I left off last time (see last month's IN Fiction column) by giving my character, Josie Baylor-Bates, a new place to live, moving her from Venice Beach, California to Hermosa Beach where she would be open to the people who came to there to enjoy a shared passion – volleyball. Her home became very important to the development of her character and not just her hometown – her house itself.
|Details, details, details, create characters that your readers will forever remember.|
During her evolution I had to question why I was led in the direction of creating a house and home environment that was of the utmost importance to this emerging character. Yes, she was an army brat so the constant movement in her childhood might make her long for a house of her own. But I felt the desire for a home could symbolize something deeper, a longing and need that would also impact her professional and emotional life.
Suddenly I realized there was a compelling reason that Josie needed to feel grounded: her mother had disappeared when Josie was 13 and home was never the same. Josie was always looking for a sense of well-being and stability she didn’t have as a young woman. If no one was going to give it to her, she would create it herself.
That nugget of information led me to realize that Josie would have an emotional need to be loved but an intellectual aversion to appearing needy. Therefore, the man in her life had to be equal to her – neither Alpha male nor Beta. Her law partner became a grandmotherly sort; a woman ready to retire who wanted to take on a partner to whom she could pass on her practice.
As these characters fell into place, I understood that I had created a family for Josie, one that would protect her if needed, save her if needed, but also allow her to grow. Josie’s abandonment issues also meant she would champion the underdog in any courtroom drama.
Finally, I opened up the law practice without restricting the types of clients she would take on. While I kept the practice small, I didn’t limit it to women’s issues, but rather problems encountered by a small beach town. High profile cases would come calling, but Hermosa Beach would be where Josie’s heart resided.
Josie Bates became more complex with each draft of Hostile Witness. Through Silent Witness and Privileged Witness her history took on a life of its own and affected every decision Josie made throughout those books. The new Josie affected the way I plotted the books, the dialogue, the action sequences.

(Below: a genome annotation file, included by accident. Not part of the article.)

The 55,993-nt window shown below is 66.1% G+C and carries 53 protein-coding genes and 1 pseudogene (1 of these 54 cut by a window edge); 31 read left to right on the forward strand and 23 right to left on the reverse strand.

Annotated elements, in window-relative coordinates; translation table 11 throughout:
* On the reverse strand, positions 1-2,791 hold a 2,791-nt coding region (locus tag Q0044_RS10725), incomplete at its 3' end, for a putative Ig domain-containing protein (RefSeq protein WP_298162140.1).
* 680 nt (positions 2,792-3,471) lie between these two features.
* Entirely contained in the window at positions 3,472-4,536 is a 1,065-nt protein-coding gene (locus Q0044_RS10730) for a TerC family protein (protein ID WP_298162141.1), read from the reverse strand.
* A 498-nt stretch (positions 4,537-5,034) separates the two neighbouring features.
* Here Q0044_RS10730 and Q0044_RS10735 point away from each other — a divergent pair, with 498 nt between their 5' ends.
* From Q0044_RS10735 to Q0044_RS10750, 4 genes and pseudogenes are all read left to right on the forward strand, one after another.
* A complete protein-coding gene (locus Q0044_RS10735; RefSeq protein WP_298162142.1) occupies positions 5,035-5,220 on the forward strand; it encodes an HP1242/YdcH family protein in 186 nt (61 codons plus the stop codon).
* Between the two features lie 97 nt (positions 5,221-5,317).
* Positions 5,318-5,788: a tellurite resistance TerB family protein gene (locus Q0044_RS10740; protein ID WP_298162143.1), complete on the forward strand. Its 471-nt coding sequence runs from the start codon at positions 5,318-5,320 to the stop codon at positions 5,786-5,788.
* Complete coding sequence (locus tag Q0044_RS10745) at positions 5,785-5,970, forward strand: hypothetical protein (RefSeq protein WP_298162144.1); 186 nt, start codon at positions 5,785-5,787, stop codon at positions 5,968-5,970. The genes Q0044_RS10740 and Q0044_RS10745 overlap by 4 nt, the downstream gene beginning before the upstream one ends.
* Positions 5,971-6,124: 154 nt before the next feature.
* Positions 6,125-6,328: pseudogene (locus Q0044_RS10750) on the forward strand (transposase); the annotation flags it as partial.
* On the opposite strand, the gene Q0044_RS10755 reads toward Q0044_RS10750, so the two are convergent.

Readers told me that Josie felt real to them, that they admired her, that they would know her if they met on the street. This reaction was a far cry from what would have happened if someone had published the first cardboard cutout Josie. The extra work meant a character that readers remembered, a goal every writer strives for.
So if you find that your story feels lifeless, one-dimensional or without options, it could be that you have more work to do on your character’s “life.” Don’t be shy. Dig deep. It is only with memories and experiences to draw on that our characters can act and react to the situations we create in our plots.
Change is a good thing. Layer their history. Acknowledge every detail and understand how it affects your characters. Let them breathe on their own.
Giving birth is never easy, but in the end it’s worth every ache and pain
Read Rebecca Forster's excerpt from Silent Witness.
Rebecca Forster, a USA Today bestseller, began writing on a crazy dare. Upwards of 22 books later, she concentrates on legal thrillers. Currently on the stand are Privileged Witness (Signet, 2006), Silent Witness (Signet, 2005) and Hostile Witness (Signet, 2004). She is married to a Superior Court judge and has two sons. http://www.rebeccaforster.com